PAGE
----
Insights, Q&APOSTED March 15, 2019

5 Questions with Eileen Chadnick, PCC, ABC

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Big Cheese Coaching on a laptop

Website:  / Twitter: @Chadnick

Company overview: Since 2003, Big Cheese Coaching works with leaders (aspiring, emerging, experienced) to promote personal, professional and organizational well-being. Offers coaching, workshops, facilitation, and consulting – and serves mandates within: Leadership development, career management, employee engagement, organizational culture, communications, resiliency, and more. Coaching, Workshops, Facilitation, Consulting.  Eileen has been a frequent contributor to the Globe and Mail careers.

  1. What are the biggest changes you’ve seen in your work?

There are a lot of changes – but two stand out:

The first is related to a new understanding of our “brains at work” and an appreciation as to why some neuro-savvy is so crucial for everyone at work. The big second change relates to a shift in how companies are increasingly bringing coaching into their cultures as an internal competency vs. just an external service. Read more here about the implications on your career.

  • What is a true disrupter or game changer in your opinion? Why?

Oh gosh, we live in a VUCA world these days, so it’s hard to pinpoint one disrupter. VUCA = Volatility, Uncertainty, Complexity, Ambiguity.

There isn’t a sector untouched by this. Read more here about the implications on your career. 

  •  What app or technology do you rely on most day-to-day?

I love Zoom! I meet with clients from all over Canada and beyond and it feels like we are in the same room. I use it for one-on-one coaching and meetings; for group discussions; webinars and courses. It’s super easy to use and my clients have said that it’s truly almost as good as face-to-face. While in-person connecting is great, sometimes it’s not possible. Zoom is indispensable! I’ll be offering more online courses soon and Zoom will be a big part of that.

  • What would you like to see more of in 2019?

This relates to one of the earlier questions – but worth highlighting again. I’d like to see more companies and people appreciate and support a broader spectrum of ‘skill-building’ within in their workforce. Let’s face it, work is not going to slow down nor will it become less complex.

RBC published a ground-breaking report last year: “Humans Wanted; Skills of the Future.” While STEM skills will be important, the report also acknowledged the importance of what are now called “human skills.” Learning how to communicate better, develop flexibility, foster better and trusting relationships, develop resilience – and more.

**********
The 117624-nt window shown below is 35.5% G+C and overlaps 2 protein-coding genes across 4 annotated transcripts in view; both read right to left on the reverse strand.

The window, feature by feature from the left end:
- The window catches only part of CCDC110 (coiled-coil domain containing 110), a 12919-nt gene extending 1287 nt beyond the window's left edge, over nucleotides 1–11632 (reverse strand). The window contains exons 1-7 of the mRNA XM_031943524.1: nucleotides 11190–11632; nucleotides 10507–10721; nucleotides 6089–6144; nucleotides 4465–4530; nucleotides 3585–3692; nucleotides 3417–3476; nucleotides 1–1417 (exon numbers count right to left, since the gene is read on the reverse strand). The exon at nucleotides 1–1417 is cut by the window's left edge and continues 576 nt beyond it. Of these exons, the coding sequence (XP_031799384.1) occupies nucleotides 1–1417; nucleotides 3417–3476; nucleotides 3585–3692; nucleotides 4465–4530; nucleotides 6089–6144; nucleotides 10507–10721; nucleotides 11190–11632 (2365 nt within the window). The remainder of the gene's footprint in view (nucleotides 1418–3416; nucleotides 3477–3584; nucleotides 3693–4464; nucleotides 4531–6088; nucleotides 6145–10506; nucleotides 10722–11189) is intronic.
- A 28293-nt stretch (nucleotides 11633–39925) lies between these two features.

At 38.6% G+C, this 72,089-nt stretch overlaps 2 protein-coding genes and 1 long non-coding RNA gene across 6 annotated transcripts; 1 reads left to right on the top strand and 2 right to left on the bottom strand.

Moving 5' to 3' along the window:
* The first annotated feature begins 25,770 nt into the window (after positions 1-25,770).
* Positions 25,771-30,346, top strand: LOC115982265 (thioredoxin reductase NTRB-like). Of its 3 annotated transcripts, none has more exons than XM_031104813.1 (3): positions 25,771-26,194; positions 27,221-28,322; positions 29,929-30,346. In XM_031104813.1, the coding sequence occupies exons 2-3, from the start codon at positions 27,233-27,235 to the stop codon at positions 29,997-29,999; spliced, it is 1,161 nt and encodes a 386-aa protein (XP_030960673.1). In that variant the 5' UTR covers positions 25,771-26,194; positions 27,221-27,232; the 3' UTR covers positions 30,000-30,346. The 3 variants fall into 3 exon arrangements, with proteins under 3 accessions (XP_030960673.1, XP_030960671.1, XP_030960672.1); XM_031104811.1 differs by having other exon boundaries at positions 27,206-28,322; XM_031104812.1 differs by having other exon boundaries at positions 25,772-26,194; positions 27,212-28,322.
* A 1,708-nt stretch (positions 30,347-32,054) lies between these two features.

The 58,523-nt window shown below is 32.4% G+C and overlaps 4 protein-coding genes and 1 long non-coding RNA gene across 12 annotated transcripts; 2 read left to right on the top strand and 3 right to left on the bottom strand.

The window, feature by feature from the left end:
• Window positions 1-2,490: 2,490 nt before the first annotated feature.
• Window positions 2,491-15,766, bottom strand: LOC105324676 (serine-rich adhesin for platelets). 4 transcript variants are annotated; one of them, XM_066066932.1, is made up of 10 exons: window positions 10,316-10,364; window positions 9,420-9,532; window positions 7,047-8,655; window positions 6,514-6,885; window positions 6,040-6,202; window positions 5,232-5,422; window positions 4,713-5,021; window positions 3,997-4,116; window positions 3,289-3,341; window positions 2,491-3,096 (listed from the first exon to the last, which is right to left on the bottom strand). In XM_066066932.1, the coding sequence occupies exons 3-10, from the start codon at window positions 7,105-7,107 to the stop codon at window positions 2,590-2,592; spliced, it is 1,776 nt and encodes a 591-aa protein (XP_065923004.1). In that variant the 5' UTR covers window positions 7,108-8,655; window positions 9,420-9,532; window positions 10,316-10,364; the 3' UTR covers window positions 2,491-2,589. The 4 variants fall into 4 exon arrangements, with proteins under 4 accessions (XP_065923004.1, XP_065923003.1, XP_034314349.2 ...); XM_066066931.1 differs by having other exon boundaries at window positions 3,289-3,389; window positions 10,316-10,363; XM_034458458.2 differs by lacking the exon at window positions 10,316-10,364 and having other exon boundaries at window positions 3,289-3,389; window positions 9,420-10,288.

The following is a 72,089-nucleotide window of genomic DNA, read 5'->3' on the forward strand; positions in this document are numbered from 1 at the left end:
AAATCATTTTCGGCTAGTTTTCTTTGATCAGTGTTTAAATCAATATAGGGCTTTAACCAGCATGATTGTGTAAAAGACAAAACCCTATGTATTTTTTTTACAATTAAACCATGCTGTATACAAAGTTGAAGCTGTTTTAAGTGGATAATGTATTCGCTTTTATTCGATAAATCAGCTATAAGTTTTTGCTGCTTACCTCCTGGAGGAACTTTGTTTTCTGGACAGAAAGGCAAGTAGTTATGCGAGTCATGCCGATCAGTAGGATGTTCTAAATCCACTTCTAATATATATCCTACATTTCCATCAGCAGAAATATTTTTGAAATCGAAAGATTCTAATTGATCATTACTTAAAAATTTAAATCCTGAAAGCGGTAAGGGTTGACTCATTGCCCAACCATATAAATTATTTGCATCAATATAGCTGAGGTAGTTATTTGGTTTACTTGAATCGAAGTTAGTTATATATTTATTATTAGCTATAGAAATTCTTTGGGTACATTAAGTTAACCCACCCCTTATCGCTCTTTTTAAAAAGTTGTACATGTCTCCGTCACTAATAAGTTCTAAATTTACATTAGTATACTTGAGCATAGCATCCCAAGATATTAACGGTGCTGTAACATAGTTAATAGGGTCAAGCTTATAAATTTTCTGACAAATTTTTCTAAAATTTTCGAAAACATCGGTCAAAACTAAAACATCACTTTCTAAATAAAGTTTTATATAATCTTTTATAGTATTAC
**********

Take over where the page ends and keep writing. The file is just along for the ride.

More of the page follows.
If people are scared, exhausted, and in a state of constant worrying, they just won’t show up with the best of their abilities. Smart employers are recognizing this and bringing this kind of learning and development into their work cultures. In return they will have stronger, more capable, engaged workforce.

  •  What topic do you follow?

A hot topic these past few years, which I’ve been very engaged in, is “Conversational Intelligence®.”

Some years ago, a brilliant, fabulous woman named Judith E. Glaser started to train global cohorts of coaches in her body of work (I was in the first cohort). Sadly, she passed on in December. But her work remains important and I continue to watch, coach, and engage in this area.

Communications efficacy is critical for leaders, trusted advisors, and talent across the spectrum. While most people are well meaning and want to do great work and get along, when the stakes and pressures escalate, we can default to interaction styles that can be counter‐productive. 

Conversational Intelligence® brings in the neuro-savvy aspect of understanding your ‘brain at work’ together with the tangible communications skill-building that empowers people to ‘do and be’ better – with themselves and with others. It’s pretty cool stuff – and I’ll be staying with this for some time.

These five questions were contributed by Eileen Chadnick, founder of

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